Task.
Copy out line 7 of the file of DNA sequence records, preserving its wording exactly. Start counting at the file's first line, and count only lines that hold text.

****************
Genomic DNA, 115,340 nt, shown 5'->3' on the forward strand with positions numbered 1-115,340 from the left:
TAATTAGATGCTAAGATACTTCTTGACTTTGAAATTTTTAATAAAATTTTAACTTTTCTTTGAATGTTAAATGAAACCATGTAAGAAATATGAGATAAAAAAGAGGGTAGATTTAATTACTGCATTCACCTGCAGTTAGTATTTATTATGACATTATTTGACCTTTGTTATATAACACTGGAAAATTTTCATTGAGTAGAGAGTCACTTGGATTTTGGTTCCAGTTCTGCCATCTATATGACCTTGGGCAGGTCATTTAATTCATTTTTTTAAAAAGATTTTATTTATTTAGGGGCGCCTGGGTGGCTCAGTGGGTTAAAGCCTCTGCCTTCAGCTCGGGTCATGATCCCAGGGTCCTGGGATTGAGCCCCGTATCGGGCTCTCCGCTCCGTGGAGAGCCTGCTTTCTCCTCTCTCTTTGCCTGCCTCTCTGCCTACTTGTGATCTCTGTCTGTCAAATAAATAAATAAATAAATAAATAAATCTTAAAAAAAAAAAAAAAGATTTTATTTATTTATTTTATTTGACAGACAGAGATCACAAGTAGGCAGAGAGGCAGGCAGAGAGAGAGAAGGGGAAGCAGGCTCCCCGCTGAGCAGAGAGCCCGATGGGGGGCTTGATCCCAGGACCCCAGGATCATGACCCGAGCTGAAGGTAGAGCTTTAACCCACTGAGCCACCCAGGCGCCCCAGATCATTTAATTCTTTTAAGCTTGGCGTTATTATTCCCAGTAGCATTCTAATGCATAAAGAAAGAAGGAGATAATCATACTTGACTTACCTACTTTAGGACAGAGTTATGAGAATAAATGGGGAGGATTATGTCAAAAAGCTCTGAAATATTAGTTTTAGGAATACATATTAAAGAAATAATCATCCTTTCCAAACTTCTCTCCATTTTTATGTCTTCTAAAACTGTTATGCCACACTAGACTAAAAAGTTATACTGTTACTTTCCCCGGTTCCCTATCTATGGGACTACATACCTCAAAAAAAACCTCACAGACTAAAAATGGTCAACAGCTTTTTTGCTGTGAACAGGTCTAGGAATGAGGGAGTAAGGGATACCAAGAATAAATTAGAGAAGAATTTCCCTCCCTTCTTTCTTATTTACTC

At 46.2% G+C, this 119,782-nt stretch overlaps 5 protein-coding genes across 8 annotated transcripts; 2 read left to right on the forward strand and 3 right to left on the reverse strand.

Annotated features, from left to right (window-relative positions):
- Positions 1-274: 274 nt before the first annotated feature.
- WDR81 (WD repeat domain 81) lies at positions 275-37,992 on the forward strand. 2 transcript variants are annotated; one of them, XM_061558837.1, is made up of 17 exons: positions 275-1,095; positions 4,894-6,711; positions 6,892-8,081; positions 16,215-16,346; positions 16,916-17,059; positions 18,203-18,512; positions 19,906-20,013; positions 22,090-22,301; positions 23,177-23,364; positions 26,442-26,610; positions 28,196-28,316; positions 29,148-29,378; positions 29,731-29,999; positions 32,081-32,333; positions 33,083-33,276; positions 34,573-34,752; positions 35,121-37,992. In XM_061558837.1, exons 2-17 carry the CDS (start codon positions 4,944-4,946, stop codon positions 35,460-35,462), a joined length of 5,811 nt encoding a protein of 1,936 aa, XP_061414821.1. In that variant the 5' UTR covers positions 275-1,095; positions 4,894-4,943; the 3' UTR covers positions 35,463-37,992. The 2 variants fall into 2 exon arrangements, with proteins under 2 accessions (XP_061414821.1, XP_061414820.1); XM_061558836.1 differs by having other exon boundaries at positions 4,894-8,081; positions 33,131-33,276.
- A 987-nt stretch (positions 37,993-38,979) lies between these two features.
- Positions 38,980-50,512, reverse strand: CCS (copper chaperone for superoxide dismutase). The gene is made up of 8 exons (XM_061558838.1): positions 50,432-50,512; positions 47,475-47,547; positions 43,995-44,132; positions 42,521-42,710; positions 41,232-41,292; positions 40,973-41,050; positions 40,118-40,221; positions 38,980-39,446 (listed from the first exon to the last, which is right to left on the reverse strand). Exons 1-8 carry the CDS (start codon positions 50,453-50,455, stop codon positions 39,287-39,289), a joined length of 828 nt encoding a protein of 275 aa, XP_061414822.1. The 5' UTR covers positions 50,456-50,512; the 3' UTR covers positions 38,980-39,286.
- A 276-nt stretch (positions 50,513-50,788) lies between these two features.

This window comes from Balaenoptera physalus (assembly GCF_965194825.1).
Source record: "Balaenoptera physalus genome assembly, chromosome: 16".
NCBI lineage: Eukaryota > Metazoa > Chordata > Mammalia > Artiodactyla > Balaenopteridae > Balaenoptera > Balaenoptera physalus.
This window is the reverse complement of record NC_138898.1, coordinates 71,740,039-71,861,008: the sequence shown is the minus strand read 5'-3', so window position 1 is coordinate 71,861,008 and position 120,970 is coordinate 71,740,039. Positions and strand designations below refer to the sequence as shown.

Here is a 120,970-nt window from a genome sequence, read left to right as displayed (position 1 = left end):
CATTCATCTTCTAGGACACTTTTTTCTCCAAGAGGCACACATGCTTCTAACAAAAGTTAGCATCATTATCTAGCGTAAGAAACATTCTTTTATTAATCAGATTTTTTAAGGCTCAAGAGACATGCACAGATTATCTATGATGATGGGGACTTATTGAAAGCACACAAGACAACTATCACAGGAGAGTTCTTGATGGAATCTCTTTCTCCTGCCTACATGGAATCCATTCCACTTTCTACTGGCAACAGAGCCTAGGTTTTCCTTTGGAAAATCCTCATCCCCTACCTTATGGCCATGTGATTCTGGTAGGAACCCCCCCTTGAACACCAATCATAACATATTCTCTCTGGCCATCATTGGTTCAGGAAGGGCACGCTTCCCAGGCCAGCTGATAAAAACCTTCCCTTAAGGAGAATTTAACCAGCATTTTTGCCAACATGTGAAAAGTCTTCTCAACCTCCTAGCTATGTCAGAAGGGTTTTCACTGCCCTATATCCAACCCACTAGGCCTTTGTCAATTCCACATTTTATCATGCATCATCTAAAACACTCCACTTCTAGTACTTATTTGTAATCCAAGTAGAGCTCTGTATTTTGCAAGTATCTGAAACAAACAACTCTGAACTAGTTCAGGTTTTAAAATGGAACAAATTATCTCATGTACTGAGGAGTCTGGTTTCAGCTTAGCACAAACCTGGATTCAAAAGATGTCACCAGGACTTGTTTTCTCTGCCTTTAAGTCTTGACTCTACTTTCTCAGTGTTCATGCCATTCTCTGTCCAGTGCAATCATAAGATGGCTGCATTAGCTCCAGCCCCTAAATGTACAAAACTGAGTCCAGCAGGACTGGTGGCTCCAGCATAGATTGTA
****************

- A 987-nt stretch (positions 37,993-38,979) lies between these two features.